Nightmare Alley: Sad but True, by David Bax
Guillermo del Toro’s Nightmare Alley is, to be clear, not a remake of Edmund Goulding’s 1947 film but rather another adaptation of William Lindsay Gresham’s 1946 novel. The hallmarks of noir fiction–a dissatisfied man cast his scruples aside and attempts to climb the ladder of American success through underhanded means and then, ultimately, pays for it–are inherent in the material. And Nightmare Alley has been adapted into other media, as well; there’s a graphic novel and a musical in existence. Still, del Toro is making the second movie version of this story and the influence of Goulding and of the golden era of film noir in general cannot be discounted. This is not just literary but also cinematic noir and those signifiers–light and dark; sharp angles; a chase through a trainyard–are well-represented too.
But, del Toro being del Toro, he latches onto the gothic horror opportunities the story presents as well. The traveling carnival in which Stanton Carlisle (Bradley Cooper) finds employment and anonymity after possibly murdering his own father offers plenty of foreboding and grotesque material, from freaks to funhouses and more. And when violence is visited upon characters, as it inevitably must be, it is gruesome, bone-snapping and flesh-tearing.
It’s also all quite beautiful. Del Toro is a director–one of the few left working under major Hollywood studios–who knows how to make movies look and feel like movies, larger than life, beautiful and otherworldly but without being false, costumey or condescending. Nightmare Alley may not have a lot in common with Steven Spielberg’s West Side Story but they come from the same sense of cinematic magic. Janusz Kaminski’s paintings made of light compare nicely with Dan Laustsen’s paperback covers made of ichor and shadow.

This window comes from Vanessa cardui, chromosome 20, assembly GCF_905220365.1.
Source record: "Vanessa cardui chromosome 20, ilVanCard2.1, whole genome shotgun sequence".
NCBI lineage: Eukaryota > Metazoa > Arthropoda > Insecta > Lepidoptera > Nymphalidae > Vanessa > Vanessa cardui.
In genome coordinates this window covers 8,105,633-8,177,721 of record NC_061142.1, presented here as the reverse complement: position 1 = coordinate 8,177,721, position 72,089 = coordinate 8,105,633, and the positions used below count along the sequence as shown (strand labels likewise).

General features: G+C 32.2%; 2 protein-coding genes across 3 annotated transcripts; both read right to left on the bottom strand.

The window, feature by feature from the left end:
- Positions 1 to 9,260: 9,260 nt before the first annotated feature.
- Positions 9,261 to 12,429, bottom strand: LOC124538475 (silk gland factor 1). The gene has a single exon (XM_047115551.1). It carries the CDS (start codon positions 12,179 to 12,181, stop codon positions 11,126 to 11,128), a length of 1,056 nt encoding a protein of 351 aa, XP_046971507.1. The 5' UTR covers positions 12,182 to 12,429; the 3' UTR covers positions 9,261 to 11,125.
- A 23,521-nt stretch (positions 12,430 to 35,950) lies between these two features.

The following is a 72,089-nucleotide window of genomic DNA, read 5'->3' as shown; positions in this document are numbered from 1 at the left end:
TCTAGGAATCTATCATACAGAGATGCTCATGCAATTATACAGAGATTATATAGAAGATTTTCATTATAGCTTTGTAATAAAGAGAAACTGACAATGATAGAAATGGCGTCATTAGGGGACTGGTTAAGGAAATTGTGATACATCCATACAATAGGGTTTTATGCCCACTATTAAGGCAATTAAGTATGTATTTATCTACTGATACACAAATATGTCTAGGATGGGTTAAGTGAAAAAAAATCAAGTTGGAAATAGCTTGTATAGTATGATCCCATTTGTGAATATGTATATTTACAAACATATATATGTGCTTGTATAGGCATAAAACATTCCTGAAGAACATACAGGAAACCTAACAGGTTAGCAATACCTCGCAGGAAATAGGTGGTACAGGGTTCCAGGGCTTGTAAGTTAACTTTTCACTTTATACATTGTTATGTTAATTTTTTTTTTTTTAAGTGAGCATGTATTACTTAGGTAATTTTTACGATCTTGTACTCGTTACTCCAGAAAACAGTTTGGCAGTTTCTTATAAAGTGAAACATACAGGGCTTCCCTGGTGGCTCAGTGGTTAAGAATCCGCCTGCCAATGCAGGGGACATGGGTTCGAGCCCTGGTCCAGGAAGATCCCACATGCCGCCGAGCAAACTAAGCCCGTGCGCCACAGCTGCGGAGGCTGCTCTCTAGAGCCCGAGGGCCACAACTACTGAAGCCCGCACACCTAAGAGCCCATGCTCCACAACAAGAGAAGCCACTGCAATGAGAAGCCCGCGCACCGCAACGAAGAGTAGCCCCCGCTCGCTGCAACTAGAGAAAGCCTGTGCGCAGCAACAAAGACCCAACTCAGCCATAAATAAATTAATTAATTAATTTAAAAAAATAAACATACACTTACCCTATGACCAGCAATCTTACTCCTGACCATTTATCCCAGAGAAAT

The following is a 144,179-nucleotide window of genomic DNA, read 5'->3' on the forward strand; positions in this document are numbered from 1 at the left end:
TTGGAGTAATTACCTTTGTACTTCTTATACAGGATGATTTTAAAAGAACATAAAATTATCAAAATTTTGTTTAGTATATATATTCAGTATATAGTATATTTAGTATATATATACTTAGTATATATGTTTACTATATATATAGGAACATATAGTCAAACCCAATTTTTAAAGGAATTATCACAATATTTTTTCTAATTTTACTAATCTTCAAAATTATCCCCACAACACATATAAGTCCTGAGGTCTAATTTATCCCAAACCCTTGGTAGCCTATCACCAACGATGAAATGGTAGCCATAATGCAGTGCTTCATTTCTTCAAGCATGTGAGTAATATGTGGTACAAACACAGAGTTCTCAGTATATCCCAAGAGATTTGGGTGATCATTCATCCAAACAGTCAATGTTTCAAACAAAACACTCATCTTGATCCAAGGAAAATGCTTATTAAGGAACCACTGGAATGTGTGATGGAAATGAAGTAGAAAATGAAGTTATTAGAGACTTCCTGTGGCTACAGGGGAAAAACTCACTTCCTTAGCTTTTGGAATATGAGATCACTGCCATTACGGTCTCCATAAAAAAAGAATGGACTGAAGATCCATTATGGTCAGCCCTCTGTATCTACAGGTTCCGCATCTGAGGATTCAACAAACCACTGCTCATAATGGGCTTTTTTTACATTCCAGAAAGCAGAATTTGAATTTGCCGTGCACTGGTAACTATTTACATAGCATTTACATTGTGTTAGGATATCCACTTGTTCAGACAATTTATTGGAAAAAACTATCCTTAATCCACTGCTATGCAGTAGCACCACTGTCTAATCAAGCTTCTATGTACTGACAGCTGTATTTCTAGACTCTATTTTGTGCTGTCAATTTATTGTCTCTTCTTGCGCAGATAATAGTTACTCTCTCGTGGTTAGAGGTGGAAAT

That’s not the only way this Nightmare Alley pays homage to its novelistic roots. Gresham began each chapter with a different tarot card. Del Toro doesn’t literally enumerate the different sections of the story but he marks their passage with slow fading transitions that feel like losing consciousness. We’re descending deeper into the nightmare with each one.
Given how quickly Nightmare Alley establishes its baseline cynicism about humanity, one would think there wouldn’t be much deeper to go. But when Clem (Willem Dafoe) describes to Stanton his simple methodology of preying upon human weakness to get someone to agree to be a sideshow geek, that’s just the beginning of the film’s inhumanity. Even a potentially empathetic message like “People are desperate to tell you who they are” becomes a philosophy of ruthless opportunism. And, by setting the film on the eve of the Second World War, del Toro is reminding us that, when it comes to mankind’s ability to dehumanize itself, there may always be further depths to plumb.
With Nightmare Alley, del Toro seems to be asking us if evil is something a person becomes or if it’s an innate trait that some of us are just missing the protections against that were placed in others somehow as children. Judging by the bleakness of its pitch-perfect final scene, the film is not optimistic about the answer.